SentryOne Test Visual Studio Extension Data-Driven Testing

EOL: SentryOne Test reached its end of life date on June 15, 2022. See the Solarwinds End of Life Policy for more information.

Data-driven testing allows you to repeat the same test many times, based on dynamic source data. For example, consider the following scenario: 

You want to ensure that each of a series of 2000 products passes a set of tests, and you don't want to create 2000 of the same test. Additionally, it might not be possible to write a single query that covers all the test cases (you may want to validate that the results of a REST call for each of the products passes a set of criteria). This is where data-driven testing comes in to play.

Configuring data-driven testing

In the test tree on the left, under each test node is a Data Driven Source node. Select the desired Data Driven Source node, and then select the Enable data-driven testing for this test check-box to display the following:

SentryOne Test Enable Data Driven Testing

Here, much like in the Interactive Comparison Wizard you are selecting a connection and entering a query or configuring the source (if using a REST connection, for example). Once you have selected the connection, select Execute to display the results. 

Important:  The results are shown in the UI to enable easier configuration. The data returned is not stored, and the source is run every time the test runs. The only information that's retained is the metadata about the columns, so that they can be used as resources.

One you've configured the source and executed it, you can see that the data is shown (this example is using a list of solution items from the DOC xPress metabase):

SentryOne Test Execute Data Driven Testing

Success: This test is now configured for data-driven testing.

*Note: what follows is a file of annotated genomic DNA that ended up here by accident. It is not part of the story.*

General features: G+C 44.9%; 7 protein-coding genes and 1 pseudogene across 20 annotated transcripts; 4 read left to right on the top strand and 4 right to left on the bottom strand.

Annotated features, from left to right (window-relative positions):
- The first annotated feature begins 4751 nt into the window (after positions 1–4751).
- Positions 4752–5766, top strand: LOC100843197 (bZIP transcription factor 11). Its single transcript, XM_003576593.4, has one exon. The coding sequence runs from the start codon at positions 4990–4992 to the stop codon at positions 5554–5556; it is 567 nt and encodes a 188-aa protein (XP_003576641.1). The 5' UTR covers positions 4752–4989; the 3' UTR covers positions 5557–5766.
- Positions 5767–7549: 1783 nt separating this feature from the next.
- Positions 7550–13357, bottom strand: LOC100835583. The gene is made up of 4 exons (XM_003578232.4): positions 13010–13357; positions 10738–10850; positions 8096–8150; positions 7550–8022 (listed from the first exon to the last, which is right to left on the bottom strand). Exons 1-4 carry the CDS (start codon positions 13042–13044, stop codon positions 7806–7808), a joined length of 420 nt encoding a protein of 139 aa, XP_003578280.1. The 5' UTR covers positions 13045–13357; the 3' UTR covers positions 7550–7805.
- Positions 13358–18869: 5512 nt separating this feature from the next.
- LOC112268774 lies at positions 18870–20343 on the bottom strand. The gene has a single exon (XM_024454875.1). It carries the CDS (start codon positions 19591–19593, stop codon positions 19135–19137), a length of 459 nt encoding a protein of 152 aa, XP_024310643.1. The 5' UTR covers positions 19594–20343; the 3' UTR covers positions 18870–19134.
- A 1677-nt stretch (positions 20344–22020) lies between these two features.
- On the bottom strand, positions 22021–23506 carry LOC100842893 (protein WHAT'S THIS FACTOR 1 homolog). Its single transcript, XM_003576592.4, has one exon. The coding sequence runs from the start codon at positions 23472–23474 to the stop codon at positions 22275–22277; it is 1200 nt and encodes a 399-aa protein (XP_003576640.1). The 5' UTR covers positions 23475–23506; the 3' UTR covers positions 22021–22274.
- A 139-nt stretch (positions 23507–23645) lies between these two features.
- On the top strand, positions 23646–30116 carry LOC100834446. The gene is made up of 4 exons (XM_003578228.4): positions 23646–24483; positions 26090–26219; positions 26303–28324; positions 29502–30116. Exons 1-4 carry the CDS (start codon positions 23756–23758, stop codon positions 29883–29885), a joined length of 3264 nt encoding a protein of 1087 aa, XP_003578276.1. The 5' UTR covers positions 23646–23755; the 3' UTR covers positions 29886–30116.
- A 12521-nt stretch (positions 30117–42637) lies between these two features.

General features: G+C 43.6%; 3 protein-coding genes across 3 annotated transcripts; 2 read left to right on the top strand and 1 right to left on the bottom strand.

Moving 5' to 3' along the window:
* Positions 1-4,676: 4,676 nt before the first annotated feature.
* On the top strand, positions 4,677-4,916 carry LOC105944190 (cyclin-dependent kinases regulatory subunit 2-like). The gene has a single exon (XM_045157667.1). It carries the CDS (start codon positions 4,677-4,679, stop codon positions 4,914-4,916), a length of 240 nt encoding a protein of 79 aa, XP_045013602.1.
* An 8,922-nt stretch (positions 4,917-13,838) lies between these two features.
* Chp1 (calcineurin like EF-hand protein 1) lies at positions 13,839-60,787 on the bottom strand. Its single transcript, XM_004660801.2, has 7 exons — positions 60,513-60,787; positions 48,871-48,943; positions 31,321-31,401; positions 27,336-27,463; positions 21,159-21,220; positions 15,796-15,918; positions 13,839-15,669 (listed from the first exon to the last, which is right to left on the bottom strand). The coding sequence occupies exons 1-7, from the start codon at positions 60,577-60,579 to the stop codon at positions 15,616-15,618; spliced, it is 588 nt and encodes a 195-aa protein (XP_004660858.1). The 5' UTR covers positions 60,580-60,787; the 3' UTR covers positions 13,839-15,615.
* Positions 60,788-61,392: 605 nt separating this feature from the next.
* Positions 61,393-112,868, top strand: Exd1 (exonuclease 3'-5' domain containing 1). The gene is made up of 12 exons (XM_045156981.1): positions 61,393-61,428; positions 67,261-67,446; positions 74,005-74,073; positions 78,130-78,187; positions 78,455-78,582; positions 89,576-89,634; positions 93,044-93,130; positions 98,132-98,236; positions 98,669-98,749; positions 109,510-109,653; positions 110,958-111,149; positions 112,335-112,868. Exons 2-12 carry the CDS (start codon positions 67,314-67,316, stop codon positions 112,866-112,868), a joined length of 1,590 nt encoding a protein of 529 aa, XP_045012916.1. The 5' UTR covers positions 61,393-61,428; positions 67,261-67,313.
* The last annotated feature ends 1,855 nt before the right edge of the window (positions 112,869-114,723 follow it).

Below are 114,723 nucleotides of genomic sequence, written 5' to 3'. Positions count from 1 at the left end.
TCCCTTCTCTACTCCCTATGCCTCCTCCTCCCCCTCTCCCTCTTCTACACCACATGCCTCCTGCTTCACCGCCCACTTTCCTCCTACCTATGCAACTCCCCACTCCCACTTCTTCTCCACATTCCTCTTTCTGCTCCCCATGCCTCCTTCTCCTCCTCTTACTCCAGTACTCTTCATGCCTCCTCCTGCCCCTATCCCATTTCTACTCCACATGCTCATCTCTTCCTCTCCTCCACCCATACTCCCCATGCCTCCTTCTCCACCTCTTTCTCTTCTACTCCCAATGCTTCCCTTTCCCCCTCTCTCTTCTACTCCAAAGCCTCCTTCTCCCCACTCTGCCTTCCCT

Now, when selecting resources for actions or assertions, the columns returned from the Data Driven Source are reflected in the list of available resources:

SentryOne Test Select Test Resource window

Use these values wherever you would use parameters normally. For example, you could write a query in the following form:

SELECT COUNT(*) FROM LineageService.ItemSets WHERE SolutionItemId = ''

Differences between data-driven testing in MS Test and NUnit

There are differences in how data driven testing works between the test frameworks available. For a complete description of the differences, see framework considerations below.

Framework Considerations

Data-driven testing is implemented differently under MS Test and NUnit. Both evaluate the data-driven source during the discovery phase of the test and use the output of that to generate the list of iterations. However, there are some differences in the output that displays from each because the test frameworks are designed differently.

MSTestWhen using MSTest each iteration of the test is reported under a single test in the test explorer. When looking at the output for this test, you see several different runs. Each one has a link that says output that can be selected to get a summary of the rows of data used for that test. When examining the output of an individual test, the display looks similar to this example.

Note:  MS Test data driven tests generate an XML file containing the test cases during the discovery phase. This is then used as the source of the test data using the DataSource attribute.
SentryOne Test MS Test Data Driven Testing Example

When using NUnit each iteration of the test is reported as an individual test. This can make it a lot easier to identify the tests. Here is a similar display, where we are looking at the output of an individual test iteration and viewing the output.

Note:  The technical implementation of the NUnit back end is slightly cleaner than MSTest because NUnit supports the TestCaseSource attribute meaning that the test data doesn't have to be written to disk first.

SentryOne Test NUnit Data Driven Testing Example